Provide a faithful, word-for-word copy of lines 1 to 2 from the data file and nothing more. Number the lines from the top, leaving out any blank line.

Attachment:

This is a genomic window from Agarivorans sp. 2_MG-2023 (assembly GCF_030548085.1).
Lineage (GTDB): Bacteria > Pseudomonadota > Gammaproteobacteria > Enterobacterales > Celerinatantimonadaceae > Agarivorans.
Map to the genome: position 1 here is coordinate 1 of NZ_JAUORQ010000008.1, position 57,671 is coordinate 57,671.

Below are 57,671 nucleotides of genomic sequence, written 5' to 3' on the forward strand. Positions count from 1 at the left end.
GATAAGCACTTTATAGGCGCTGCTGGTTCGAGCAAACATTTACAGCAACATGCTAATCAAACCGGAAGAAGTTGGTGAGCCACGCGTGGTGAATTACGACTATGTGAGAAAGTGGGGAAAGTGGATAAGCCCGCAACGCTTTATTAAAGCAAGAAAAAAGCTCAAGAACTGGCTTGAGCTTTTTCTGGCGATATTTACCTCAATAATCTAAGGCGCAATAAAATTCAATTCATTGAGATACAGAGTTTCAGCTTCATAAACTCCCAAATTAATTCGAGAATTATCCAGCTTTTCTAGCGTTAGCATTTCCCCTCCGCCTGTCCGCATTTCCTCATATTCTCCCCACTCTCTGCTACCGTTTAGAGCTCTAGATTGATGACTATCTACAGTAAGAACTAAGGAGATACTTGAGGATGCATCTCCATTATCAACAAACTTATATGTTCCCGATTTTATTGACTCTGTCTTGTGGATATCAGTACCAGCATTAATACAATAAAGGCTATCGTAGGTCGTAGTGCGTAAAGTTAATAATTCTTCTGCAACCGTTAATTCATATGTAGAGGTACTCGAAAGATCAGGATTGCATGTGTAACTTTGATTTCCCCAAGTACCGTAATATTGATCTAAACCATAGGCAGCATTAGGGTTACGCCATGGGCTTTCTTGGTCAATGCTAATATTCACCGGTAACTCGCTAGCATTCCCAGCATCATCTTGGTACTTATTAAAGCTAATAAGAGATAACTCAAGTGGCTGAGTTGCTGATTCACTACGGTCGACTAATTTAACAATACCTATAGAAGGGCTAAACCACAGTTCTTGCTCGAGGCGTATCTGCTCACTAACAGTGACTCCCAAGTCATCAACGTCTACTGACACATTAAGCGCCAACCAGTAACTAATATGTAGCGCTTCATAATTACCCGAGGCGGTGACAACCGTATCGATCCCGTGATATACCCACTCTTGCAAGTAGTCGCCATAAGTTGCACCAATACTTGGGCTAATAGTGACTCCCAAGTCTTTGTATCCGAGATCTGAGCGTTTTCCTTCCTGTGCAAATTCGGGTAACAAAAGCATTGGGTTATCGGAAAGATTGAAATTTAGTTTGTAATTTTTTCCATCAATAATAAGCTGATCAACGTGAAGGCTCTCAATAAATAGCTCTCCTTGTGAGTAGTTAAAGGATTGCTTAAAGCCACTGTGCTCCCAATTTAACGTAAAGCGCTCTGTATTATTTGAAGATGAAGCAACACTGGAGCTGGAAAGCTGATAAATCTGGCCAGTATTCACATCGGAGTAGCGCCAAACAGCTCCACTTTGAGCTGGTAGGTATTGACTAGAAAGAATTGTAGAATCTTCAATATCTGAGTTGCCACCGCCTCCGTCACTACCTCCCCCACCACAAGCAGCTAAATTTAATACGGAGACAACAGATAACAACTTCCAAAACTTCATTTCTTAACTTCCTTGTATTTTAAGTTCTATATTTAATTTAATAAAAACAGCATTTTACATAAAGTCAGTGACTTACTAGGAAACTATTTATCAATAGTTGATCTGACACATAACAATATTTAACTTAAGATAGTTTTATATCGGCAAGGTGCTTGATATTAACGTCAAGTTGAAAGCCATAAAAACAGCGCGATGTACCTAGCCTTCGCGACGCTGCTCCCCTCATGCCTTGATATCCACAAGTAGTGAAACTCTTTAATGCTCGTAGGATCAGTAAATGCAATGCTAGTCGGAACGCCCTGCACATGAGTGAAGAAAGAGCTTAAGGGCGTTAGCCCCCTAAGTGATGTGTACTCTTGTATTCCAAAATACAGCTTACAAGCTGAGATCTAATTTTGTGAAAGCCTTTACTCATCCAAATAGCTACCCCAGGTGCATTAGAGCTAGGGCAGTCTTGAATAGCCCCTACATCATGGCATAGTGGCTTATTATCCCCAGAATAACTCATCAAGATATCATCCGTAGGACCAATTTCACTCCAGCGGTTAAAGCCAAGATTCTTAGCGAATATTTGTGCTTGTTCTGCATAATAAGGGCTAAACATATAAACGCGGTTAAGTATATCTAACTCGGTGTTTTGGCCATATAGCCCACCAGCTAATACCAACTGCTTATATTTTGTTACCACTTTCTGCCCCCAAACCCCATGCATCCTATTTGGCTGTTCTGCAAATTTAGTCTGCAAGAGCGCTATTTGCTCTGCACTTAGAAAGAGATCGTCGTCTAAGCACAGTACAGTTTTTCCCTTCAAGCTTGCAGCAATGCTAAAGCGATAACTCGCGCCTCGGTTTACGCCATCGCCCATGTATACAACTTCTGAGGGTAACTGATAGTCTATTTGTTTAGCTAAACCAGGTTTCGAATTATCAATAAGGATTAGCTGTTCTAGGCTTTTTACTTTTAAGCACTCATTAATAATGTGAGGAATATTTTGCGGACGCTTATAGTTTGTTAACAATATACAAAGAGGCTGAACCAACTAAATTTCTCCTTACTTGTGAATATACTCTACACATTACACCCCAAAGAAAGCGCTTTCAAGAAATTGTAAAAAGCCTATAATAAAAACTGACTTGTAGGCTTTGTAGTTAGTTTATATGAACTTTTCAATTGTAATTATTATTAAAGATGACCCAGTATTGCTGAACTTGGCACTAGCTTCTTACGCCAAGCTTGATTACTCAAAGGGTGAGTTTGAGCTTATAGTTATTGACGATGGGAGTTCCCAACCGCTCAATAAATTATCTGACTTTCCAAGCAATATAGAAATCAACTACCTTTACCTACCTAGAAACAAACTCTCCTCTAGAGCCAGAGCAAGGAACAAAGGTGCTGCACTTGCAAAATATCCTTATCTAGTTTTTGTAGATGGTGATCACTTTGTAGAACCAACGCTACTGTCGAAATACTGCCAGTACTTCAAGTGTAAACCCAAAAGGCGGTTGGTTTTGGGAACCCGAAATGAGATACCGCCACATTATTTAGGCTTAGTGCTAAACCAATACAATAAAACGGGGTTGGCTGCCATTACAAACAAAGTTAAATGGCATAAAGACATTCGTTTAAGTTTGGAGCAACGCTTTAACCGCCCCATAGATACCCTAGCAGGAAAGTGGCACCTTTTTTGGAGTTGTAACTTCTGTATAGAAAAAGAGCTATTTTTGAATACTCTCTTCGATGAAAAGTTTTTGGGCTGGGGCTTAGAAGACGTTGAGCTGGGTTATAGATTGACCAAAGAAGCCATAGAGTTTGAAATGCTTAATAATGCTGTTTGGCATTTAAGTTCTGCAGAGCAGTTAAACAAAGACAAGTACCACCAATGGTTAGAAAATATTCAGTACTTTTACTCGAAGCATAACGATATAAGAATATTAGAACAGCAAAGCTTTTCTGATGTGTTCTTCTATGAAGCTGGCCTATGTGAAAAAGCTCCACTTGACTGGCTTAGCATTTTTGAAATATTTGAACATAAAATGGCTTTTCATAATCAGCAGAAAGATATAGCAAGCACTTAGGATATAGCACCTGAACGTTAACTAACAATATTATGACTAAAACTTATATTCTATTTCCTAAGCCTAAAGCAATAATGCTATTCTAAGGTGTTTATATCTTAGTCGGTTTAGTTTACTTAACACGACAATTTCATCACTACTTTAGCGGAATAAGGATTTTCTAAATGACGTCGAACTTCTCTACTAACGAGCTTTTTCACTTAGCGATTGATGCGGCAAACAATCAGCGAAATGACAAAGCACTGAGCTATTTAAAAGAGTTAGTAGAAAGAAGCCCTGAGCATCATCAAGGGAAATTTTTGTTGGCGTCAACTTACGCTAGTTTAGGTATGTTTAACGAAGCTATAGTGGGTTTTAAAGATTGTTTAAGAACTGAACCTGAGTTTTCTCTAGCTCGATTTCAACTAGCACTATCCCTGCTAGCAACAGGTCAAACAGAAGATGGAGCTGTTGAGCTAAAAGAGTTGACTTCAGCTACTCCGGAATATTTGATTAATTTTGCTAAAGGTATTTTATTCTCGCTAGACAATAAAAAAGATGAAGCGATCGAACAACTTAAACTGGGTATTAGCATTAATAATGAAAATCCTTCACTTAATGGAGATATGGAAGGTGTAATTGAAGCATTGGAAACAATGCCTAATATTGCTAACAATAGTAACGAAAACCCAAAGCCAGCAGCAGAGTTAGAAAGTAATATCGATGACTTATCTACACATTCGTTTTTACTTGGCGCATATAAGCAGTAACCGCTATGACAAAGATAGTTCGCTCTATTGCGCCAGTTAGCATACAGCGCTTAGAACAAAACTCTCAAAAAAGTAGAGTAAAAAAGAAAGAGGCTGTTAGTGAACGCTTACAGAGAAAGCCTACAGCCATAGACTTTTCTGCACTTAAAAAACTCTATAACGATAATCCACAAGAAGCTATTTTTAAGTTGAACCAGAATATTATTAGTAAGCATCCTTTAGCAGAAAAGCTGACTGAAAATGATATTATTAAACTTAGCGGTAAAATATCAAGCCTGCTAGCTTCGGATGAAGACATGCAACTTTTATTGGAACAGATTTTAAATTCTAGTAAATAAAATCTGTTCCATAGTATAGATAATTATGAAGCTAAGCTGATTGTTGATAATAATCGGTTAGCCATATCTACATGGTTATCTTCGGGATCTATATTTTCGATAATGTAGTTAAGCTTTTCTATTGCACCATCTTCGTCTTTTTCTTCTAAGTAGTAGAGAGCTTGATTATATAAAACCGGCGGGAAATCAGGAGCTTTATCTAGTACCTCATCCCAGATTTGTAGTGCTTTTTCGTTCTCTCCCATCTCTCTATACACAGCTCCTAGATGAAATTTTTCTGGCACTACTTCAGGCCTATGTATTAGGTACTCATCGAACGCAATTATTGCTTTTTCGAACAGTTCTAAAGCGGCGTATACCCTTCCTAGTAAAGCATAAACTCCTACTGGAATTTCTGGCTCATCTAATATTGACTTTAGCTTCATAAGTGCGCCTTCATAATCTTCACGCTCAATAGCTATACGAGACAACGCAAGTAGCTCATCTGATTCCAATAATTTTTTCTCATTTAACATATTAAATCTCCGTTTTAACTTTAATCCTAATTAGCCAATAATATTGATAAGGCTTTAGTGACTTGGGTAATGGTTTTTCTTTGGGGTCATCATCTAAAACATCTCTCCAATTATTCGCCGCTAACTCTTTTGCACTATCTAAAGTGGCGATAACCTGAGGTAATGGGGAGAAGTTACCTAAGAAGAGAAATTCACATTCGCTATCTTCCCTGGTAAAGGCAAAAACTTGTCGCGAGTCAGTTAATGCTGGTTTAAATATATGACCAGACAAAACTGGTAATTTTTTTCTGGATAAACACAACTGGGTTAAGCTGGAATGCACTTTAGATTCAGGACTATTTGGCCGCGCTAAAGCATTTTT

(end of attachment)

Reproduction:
This is a genomic window from Agarivorans sp. 2_MG-2023 (assembly GCF_030548085.1).
Lineage (GTDB): Bacteria > Pseudomonadota > Gammaproteobacteria > Enterobacterales > Celerinatantimonadaceae > Agarivorans.